Finding things in Linux
Finding things in Linux is not complicated once you know a few commands. First let’s look at the find command and see what it has to offer.
Let’s say you are looking for anything named Linux in your home directory.
This would give you anything named Linux. But it is case sensitive so it wouldn’t give you “linux”. To do that you could type:
You can also use the wildcard (*) to look for types of files. For instance looking for .jpg files in your pictures file.
If you want a certain size of .jpg file you can further narrow it. This time I am looking for files that are larger than 7 Megabytes.
You can also use the not (!) operator to find files that are not larger than 7 Megabytes.
You can also search files by their owner. For example, I want to find all of the files owned by Root. I would type in:
You can also search files by group:
The find command is very powerful and searches in real-time.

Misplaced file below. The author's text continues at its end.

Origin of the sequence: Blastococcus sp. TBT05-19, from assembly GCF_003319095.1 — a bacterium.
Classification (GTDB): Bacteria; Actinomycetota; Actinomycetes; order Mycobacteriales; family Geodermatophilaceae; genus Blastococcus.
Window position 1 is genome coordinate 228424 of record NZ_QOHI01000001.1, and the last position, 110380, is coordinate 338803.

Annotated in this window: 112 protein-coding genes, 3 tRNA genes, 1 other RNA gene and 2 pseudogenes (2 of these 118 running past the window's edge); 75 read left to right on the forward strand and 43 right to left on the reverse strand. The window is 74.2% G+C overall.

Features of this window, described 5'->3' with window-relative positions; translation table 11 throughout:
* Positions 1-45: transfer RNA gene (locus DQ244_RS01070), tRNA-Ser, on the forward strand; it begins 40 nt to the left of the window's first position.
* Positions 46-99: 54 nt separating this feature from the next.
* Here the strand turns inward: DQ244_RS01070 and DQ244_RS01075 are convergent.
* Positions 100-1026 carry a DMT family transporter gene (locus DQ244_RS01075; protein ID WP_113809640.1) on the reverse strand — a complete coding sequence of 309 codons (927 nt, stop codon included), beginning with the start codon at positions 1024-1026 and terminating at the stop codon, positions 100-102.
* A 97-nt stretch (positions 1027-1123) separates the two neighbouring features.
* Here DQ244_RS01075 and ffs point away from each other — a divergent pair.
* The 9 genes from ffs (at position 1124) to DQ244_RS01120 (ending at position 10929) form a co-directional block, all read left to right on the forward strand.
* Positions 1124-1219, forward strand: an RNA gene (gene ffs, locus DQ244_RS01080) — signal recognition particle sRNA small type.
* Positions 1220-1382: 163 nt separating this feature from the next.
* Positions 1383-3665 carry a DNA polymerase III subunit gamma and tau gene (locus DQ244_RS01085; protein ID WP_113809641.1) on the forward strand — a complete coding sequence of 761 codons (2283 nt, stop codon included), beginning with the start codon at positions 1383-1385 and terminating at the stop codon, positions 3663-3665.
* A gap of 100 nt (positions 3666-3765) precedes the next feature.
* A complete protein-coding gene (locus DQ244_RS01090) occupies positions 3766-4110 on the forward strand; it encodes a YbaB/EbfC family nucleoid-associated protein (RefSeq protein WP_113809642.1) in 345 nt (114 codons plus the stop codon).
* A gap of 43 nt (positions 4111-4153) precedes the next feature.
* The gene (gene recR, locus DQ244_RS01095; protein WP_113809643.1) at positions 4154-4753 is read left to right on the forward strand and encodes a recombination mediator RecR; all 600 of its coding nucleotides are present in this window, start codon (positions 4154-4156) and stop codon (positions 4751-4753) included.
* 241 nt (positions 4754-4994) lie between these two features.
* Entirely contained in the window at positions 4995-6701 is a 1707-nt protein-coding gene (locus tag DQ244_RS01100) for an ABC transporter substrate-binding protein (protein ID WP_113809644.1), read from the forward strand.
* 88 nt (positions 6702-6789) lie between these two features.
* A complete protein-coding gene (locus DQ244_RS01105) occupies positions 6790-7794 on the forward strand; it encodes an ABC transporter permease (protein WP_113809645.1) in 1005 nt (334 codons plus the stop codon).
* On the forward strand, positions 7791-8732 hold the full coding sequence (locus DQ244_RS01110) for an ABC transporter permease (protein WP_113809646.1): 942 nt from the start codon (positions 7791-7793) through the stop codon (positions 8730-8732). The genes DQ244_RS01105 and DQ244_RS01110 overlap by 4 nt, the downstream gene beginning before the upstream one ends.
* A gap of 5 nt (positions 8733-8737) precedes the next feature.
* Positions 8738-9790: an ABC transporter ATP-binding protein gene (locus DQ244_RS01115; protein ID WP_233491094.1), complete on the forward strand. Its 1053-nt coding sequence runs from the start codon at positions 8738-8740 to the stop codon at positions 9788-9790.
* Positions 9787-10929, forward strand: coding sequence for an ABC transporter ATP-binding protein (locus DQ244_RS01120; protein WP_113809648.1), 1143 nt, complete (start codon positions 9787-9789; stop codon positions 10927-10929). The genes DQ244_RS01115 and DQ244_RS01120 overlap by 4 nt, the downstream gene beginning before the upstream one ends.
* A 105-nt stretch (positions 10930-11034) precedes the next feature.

Like find, locate will also help you to search files by their name. It does this by searching a database of files that it updates daily. The advantage of locate is that it is much faster than the find command, but the database may be out of date when you use it to search for a recent file .
This would give you a list of anything named backup and it is case insensitive. Now, if you were looking for .jpg files in your pictures file you would type:
As I mentioned locate searches have a database and you can update the database by typing in:
When you need to find the path to an executable program, sources and the man page, the whereis command is a big help.
Searching and finding what you want on Linux just involves a few commands. Once you have these in your “tool kit” you can search and find what you want easily. Don’t forget to check out the man pages on each of the commands that I mentioned, I just scratched the surface of what some of the commands are capable of.